Bank of England Governor Mervyn King is straying perilously close to political territory these days. It is one thing to make statements aimed at helping the Bank fulfil its remit of meeting an inflation target – something it is currently failing to do. It is quite another to chime in behind the Tory government’s ‘no alternative’ defence of cuts, wage restraint and general misery.

The status of the Bank is crucial to economic stability and reputation. The status of the Governor is crucial to the status of the Bank. One of the bits from my latest volume of diaries picked out by The Guardian was Mrs Thatcher giving TB a lecture on how she felt Gordon Brown as Chancellor was not showing enough respect to then Governor Eddie George. That respect has to cross parties and it has to cover as wide a business and public canvas as it can.

Governors always have to tread very careful lines. Mervyn King could do with retracing a few steps. He should also be very wary about sending such stern messages to the public about their fall in living standards being a neccessary evil, when one of the principal causes of it, the bankers he knows so well, appear to be carrying on as if nothing has happened.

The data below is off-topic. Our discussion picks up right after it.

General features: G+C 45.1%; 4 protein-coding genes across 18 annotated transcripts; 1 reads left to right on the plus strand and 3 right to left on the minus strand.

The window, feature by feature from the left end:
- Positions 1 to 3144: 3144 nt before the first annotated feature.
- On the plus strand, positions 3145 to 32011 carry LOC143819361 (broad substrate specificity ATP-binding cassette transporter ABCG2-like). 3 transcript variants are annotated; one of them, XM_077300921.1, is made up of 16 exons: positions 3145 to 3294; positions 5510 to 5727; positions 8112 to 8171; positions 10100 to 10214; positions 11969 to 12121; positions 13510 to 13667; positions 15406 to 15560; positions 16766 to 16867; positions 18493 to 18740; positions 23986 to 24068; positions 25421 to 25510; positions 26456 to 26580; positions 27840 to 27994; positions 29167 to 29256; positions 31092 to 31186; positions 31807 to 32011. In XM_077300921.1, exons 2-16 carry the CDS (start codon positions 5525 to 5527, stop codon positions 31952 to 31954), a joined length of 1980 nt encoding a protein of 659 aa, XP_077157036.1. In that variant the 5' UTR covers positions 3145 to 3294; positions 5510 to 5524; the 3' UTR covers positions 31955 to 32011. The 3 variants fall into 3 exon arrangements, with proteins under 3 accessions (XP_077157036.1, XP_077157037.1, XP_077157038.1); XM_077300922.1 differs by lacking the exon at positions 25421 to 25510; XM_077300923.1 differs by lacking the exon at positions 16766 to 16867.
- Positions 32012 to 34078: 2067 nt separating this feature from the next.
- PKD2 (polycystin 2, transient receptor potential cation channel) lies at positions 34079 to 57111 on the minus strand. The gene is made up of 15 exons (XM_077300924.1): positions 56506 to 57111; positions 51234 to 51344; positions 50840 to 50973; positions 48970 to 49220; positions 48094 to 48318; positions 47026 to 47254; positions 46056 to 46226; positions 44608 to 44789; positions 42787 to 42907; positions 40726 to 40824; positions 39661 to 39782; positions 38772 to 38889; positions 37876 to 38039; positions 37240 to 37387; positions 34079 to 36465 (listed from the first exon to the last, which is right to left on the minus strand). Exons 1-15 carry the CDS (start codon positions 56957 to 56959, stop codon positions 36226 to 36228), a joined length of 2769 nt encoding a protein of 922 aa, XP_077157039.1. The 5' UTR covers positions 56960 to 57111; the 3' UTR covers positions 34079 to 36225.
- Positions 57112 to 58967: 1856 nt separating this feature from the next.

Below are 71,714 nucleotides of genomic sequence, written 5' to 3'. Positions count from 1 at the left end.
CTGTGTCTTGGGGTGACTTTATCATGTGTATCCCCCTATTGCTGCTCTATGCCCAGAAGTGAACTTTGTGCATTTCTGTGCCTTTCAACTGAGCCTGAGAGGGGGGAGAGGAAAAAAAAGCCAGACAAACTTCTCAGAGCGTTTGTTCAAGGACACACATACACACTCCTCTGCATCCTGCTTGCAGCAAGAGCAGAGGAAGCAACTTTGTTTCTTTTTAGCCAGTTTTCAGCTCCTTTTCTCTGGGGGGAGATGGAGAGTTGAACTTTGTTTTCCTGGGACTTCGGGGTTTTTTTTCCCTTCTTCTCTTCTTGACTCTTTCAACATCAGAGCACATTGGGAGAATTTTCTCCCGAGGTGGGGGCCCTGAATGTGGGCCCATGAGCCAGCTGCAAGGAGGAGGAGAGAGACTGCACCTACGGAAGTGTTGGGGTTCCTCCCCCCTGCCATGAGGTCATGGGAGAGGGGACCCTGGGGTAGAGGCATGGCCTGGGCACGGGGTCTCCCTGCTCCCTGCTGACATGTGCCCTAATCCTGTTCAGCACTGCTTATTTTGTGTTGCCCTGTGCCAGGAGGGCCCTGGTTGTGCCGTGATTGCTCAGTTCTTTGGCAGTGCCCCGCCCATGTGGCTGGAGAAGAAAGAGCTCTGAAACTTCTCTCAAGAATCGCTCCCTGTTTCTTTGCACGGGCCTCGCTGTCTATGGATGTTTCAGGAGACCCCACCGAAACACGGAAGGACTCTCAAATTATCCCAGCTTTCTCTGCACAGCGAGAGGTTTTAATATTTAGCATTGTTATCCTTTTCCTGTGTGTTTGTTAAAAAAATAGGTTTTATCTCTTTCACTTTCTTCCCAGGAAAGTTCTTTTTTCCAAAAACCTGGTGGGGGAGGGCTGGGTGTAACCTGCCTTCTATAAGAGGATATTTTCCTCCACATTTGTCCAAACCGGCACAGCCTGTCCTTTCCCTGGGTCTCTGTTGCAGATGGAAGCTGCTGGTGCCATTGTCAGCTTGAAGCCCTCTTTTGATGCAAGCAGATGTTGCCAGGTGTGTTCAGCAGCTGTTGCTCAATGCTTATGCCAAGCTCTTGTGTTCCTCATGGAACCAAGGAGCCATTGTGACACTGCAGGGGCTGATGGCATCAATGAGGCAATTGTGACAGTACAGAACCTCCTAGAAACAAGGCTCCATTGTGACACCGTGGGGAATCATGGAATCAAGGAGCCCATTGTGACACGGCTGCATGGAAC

Yesterday’s growth figures, George Osborne’s hopeless response – snow indeed … he must have it on the brain after his Christmas holiday – the collapse in Vince Cable’s credibility, and Ed Balls’ arrival as shadow chancellor are all combining to allow us to revisit the economic arguments of the last election and everything that has happened since.

The economy is always a political issue. But Bank independence took some of the politics out of economics. Mervyn King should endeavour to keep it that way.